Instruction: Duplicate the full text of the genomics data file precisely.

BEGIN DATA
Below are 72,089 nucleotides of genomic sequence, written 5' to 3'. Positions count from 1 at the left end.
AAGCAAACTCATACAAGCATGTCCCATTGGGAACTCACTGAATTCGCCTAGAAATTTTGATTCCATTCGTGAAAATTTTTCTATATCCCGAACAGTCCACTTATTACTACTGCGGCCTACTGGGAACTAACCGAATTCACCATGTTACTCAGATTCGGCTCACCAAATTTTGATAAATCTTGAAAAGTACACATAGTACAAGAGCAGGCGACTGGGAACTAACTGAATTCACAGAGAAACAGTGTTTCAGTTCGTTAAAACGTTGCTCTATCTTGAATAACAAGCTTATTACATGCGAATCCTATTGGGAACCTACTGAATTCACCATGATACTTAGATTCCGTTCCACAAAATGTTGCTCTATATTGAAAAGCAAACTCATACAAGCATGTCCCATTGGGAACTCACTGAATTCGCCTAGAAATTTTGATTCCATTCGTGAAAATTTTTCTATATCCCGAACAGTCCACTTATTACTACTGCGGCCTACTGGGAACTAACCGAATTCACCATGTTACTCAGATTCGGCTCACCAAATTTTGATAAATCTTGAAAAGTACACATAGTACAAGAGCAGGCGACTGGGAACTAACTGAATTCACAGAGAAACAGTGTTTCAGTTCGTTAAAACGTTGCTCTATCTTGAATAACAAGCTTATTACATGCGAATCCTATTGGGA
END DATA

Below are 72,089 nucleotides of genomic sequence, written 5' to 3'. Positions count from 1 at the left end.
AAGCAAACTCATACAAGCATGTCCCATTGGGAACTCACTGAATTCGCCTAGAAATTTTGATTCCATTCGTGAAAATTTTTCTATATCCCGAACAGTCCACTTATTACTACTGCGGCCTACTGGGAACTAACCGAATTCACCATGTTACTCAGATTCGGCTCACCAAATTTTGATAAATCTTGAAAAGTACACATAGTACAAGAGCAGGCGACTGGGAACTAACTGAATTCACAGAGAAACAGTGTTTCAGTTCGTTAAAACGTTGCTCTATCTTGAATAACAAGCTTATTACATGCGAATCCTATTGGGAACCTACTGAATTCACCATGATACTTAGATTCCGTTCCACAAAATGTTGCTCTATATTGAAAAGCAAACTCATACAAGCATGTCCCATTGGGAACTCACTGAATTCGCCTAGAAATTTTGATTCCATTCGTGAAAATTTTTCTATATCCCGAACAGTCCACTTATTACTACTGCGGCCTACTGGGAACTAACCGAATTCACCATGTTACTCAGATTCGGCTCACCAAATTTTGATAAATCTTGAAAAGTACACATAGTACAAGAGCAGGCGACTGGGAACTAACTGAATTCACAGAGAAACAGTGTTTCAGTTCGTTAAAACGTTGCTCTATCTTGAATAACAAGCTTATTACATGCGAATCCTATTGGGA